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Clinical Trials Are Important For Cancer Research

By Expert October 12, 2011 - 10:33am

More Videos from Roy & Patricia Disney Family Cancer Center at Providence Saint Joseph Medical Center 5 videos in this series

Clinical Trials Are Important For Cancer Research
Clinical Trials Are Important For Cancer Research
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Dr. Peter Rosen describes the many benefits related to enrolling in a clinical trial and the strides that are made in cancer research with these results. Dr. Peter Rosen is a Medical Director the Roy and Patricia Disney Family Cancer Center at Providence Saint Joseph Medical Center.

EmpowHER Correspondent: We hear reports of clinical trials in the news, but what do they mean to you and your family?

Dr. Peter Rosen: Well clinical trials are the essence of progress in medicine, and without clinical trials we would be stagnant. Every drug that is used to treat cancer, hematologic diseases, and for that matter, any licensed medicine for any disease has to go through a series of clinical trials to provide information regarding its safety and its efficacy. So clinical trials are the sine-qua-non; without them there is no progress whatsoever.

So for a patient to enroll in a clinical trial, he is doing two things – one, hopefully may benefit – he or she may benefit from the trial, and secondly, information is being provided, which is essential to the advances that are required in medicine.

EmpowHER Correspondent: So, how can you get involved?

Dr. Peter Rosen: In order to qualify for a clinical trial, the patient must meet certain criteria that are unique to each trial.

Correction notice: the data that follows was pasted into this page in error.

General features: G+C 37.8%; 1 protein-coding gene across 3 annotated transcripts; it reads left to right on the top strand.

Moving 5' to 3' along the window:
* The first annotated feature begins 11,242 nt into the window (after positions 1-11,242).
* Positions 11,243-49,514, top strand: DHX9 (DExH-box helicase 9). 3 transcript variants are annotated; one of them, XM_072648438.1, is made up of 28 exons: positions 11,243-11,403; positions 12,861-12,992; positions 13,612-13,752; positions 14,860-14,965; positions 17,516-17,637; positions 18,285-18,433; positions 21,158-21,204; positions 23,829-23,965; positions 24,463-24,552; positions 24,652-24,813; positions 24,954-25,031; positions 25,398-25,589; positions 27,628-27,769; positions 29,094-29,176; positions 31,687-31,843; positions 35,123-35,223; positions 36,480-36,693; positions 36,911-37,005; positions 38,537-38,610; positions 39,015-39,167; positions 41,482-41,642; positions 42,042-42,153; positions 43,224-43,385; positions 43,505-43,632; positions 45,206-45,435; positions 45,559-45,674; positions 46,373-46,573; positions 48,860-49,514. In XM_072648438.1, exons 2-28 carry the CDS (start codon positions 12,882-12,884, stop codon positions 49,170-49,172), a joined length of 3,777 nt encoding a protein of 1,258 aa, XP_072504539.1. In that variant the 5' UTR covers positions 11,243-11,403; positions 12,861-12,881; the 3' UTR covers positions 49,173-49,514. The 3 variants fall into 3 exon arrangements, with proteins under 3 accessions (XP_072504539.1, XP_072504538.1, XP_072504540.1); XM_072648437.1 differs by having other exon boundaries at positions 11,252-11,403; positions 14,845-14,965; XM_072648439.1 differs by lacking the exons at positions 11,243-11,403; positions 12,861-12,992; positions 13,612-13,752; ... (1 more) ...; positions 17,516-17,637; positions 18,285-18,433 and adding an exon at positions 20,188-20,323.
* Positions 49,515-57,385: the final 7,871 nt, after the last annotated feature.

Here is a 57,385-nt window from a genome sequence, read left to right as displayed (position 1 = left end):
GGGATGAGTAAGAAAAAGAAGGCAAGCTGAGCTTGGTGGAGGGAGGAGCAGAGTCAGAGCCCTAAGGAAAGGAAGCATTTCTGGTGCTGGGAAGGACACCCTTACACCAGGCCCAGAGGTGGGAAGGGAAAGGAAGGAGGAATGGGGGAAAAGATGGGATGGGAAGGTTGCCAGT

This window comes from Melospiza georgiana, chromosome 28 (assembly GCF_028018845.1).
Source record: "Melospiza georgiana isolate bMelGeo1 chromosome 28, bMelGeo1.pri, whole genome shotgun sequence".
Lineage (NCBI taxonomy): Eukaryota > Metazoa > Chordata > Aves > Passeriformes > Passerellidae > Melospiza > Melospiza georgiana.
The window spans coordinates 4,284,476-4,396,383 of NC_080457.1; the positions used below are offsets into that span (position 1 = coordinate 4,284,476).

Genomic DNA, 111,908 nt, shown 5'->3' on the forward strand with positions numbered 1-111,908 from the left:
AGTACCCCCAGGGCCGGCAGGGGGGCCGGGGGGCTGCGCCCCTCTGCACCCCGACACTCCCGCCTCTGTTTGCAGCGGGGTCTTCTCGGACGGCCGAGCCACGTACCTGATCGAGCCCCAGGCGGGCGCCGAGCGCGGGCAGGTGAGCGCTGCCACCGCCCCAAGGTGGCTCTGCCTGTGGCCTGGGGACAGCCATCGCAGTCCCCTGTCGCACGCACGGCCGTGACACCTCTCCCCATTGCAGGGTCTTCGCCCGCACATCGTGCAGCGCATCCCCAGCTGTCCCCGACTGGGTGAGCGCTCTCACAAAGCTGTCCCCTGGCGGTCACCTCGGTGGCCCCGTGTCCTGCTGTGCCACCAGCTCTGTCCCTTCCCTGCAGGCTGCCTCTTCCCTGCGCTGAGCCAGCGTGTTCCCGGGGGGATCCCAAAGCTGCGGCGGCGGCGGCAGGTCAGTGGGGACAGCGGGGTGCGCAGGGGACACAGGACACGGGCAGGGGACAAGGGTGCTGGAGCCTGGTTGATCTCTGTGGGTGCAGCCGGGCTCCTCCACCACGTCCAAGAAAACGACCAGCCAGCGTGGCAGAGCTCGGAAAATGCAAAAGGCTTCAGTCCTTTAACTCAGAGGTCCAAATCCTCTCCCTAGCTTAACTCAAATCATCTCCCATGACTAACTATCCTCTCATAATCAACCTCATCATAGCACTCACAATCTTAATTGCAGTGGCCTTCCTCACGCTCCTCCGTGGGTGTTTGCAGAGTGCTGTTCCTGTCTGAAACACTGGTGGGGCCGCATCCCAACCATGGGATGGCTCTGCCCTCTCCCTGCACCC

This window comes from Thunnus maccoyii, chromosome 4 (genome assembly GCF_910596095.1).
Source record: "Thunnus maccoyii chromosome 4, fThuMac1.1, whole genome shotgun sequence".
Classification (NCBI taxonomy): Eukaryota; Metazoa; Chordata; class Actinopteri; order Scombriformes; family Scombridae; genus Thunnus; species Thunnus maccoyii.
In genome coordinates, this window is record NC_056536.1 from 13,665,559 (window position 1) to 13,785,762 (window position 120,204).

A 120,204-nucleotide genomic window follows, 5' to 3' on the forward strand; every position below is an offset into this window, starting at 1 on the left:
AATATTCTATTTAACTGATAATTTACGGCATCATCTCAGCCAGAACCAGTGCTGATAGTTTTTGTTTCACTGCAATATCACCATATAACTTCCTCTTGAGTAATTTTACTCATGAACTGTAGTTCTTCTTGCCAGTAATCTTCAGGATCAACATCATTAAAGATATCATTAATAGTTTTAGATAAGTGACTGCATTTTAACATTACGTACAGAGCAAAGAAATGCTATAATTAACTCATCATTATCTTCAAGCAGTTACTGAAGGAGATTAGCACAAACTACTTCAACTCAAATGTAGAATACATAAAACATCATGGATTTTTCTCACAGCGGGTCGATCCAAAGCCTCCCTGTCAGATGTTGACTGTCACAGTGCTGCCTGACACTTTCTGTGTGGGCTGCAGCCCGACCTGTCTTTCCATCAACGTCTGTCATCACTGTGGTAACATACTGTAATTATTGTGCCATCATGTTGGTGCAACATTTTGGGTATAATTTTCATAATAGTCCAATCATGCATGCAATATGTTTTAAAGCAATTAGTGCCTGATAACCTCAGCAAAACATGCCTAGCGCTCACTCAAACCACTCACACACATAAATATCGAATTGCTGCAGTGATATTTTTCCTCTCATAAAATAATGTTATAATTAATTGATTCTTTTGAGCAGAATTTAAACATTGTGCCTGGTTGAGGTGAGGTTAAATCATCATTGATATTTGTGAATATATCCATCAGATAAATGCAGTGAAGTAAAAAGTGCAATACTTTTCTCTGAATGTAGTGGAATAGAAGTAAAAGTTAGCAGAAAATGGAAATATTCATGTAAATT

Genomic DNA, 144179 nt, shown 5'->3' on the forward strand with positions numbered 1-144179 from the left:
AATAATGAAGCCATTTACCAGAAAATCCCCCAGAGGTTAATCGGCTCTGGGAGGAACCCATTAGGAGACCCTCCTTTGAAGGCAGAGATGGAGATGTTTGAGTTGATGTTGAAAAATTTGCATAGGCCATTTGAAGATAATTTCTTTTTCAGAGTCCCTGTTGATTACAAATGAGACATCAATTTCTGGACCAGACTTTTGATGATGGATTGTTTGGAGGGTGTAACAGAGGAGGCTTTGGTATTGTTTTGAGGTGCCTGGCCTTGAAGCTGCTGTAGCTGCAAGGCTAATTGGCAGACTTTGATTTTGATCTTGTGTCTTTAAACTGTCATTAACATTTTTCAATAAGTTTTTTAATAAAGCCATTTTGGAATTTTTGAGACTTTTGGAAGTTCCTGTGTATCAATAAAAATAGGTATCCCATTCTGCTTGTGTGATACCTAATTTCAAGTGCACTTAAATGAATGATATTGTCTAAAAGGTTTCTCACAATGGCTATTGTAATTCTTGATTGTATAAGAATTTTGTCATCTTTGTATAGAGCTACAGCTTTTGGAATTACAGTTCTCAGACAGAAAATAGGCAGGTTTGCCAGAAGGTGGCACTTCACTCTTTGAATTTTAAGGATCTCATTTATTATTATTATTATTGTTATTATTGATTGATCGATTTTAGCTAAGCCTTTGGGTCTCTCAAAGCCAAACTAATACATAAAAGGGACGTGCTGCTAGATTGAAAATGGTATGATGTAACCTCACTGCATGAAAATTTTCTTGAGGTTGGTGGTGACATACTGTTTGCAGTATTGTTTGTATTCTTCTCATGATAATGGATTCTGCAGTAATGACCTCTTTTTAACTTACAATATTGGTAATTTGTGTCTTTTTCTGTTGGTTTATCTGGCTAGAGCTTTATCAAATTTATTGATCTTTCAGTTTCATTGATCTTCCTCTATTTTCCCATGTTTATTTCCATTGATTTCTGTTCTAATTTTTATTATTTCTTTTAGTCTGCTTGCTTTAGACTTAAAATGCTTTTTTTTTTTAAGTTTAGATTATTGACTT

In other words, the patient has to have a certain disease, in many cases has to be in a reasonable enough condition to tolerate a clinical trial by which I mean ambulatory, able to care for oneself. Certain laboratory parameters have to be within a certain range in order to qualify for the trial. Some of the more modern and sophisticated trials it may be necessary have a typical biological marker that shows that the cancer cell possesses a mutation, and that that mutation is the target of the therapy. And if the cancer cell does not have that mutation, than the trial doesn’t really apply to the patient.

EmpowHER Correspondent: And with this approach, medicine takes on a whole new meaning.

Dr. Peter Rosen: This has lead to the term personalized medicine in which it is not within the realm, beyond the realm of possibility that within the next decade, what we will be doing is sequencing the entire genome of the cancer cell – all of its genetic material, and trying to piece together by computers and other technology what the mechanics of the cancer for that individual patient are, and thereby prescribe treatments which are more specifically designed for the patient’s cancer.

It may sound like rocket science, and it’s spectacular when compared with what we were facing just 10 years ago, but this is a realistic possibility and it’s probably going to happen sooner rather than later.

About Dr. Peter Rosen, M.D.:
Peter Rosen, MD, is the Medical Director of Clinical Research at The Roy and Patricia Disney Family Cancer Center. He is board-certified in internal medicine with sub-specialty certifications in hematology and medical oncology.

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Very interesting interview. 

December 13, 2011 - 5:53am
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